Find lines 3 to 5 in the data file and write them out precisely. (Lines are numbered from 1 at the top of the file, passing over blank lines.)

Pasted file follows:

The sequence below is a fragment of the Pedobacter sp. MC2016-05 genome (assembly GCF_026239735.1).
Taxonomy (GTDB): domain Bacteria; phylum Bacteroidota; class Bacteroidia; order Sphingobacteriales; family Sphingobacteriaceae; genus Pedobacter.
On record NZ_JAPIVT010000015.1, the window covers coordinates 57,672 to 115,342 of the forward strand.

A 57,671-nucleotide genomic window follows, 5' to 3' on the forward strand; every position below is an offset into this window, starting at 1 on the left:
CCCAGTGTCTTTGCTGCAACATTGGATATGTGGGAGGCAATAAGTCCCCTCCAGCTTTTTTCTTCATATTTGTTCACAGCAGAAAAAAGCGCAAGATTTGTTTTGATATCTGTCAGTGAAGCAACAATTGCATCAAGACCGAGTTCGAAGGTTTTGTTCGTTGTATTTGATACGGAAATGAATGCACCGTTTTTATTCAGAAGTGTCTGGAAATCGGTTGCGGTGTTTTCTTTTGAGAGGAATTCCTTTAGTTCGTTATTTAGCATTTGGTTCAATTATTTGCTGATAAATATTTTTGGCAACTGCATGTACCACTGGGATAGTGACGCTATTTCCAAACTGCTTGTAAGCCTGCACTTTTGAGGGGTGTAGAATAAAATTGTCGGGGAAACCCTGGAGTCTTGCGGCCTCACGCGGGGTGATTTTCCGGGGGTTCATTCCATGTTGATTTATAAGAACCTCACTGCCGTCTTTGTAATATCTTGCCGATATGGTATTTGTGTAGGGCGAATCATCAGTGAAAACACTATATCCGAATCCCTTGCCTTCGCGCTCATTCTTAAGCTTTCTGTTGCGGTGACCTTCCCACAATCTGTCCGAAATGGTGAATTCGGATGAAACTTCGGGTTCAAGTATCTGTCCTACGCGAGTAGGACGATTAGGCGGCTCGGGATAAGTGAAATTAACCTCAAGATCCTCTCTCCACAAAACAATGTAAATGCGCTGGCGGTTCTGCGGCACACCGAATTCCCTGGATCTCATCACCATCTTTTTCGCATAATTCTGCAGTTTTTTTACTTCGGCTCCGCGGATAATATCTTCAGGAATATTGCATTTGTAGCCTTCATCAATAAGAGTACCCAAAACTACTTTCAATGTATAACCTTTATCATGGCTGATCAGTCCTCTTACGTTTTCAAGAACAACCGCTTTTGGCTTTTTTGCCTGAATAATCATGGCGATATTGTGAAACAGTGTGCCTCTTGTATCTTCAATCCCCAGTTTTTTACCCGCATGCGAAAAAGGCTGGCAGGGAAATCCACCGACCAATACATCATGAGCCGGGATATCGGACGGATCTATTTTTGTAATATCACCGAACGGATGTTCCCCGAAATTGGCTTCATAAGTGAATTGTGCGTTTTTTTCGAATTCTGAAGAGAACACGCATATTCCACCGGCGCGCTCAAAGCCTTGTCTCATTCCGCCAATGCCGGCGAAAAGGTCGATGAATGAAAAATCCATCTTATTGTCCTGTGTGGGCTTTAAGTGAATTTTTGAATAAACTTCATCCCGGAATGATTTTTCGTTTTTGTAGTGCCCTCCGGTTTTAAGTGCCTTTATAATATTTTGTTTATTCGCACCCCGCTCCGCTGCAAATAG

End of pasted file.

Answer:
On record NZ_JAPIVT010000015.1, the window covers coordinates 57,672 to 115,342 of the forward strand.

A 57,671-nucleotide genomic window follows, 5' to 3' on the forward strand; every position below is an offset into this window, starting at 1 on the left:
CCCAGTGTCTTTGCTGCAACATTGGATATGTGGGAGGCAATAAGTCCCCTCCAGCTTTTTTCTTCATATTTGTTCACAGCAGAAAAAAGCGCAAGATTTGTTTTGATATCTGTCAGTGAAGCAACAATTGCATCAAGACCGAGTTCGAAGGTTTTGTTCGTTGTATTTGATACGGAAATGAATGCACCGTTTTTATTCAGAAGTGTCTGGAAATCGGTTGCGGTGTTTTCTTTTGAGAGGAATTCCTTTAGTTCGTTATTTAGCATTTGGTTCAATTATTTGCTGATAAATATTTTTGGCAACTGCATGTACCACTGGGATAGTGACGCTATTTCCAAACTGCTTGTAAGCCTGCACTTTTGAGGGGTGTAGAATAAAATTGTCGGGGAAACCCTGGAGTCTTGCGGCCTCACGCGGGGTGATTTTCCGGGGGTTCATTCCATGTTGATTTATAAGAACCTCACTGCCGTCTTTGTAATATCTTGCCGATATGGTATTTGTGTAGGGCGAATCATCAGTGAAAACACTATATCCGAATCCCTTGCCTTCGCGCTCATTCTTAAGCTTTCTGTTGCGGTGACCTTCCCACAATCTGTCCGAAATGGTGAATTCGGATGAAACTTCGGGTTCAAGTATCTGTCCTACGCGAGTAGGACGATTAGGCGGCTCGGGATAAGTGAAATTAACCTCAAGATCCTCTCTCCACAAAACAATGTAAATGCGCTGGCGGTTCTGCGGCACACCGAATTCCCTGGATCTCATCACCATCTTTTTCGCATAATTCTGCAGTTTTTTTACTTCGGCTCCGCGGATAATATCTTCAGGAATATTGCATTTGTAGCCTTCATCAATAAGAGTACCCAAAACTACTTTCAATGTATAACCTTTATCATGGCTGATCAGTCCTCTTACGTTTTCAAGAACAACCGCTTTTGGCTTTTTTGCCTGAATAATCATGGCGATATTGTGAAACAGTGTGCCTCTTGTATCTTCAATCCCCAGTTTTTTACCCGCATGCGAAAAAGGCTGGCAGGGAAATCCACCGACCAATACATCATGAGCCGGGATATCGGACGGATCTATTTTTGTAATATCACCGAACGGATGTTCCCCGAAATTGGCTTCATAAGTGAATTGTGCGTTTTTTTCGAATTCTGAAGAGAACACGCATATTCCACCGGCGCGCTCAAAGCCTTGTCTCATTCCGCCAATGCCGGCGAAAAGGTCGATGAATGAAAAATCCATCTTATTGTCCTGTGTGGGCTTTAAGTGAATTTTTGAATAAACTTCATCCCGGAATGATTTTTCGTTTTTGTAGTGCCCTCCGGTTTTAAGTGCCTTTATAATATTTTGTTTATTCGCACCCCGCTCCGCTGCAAATAG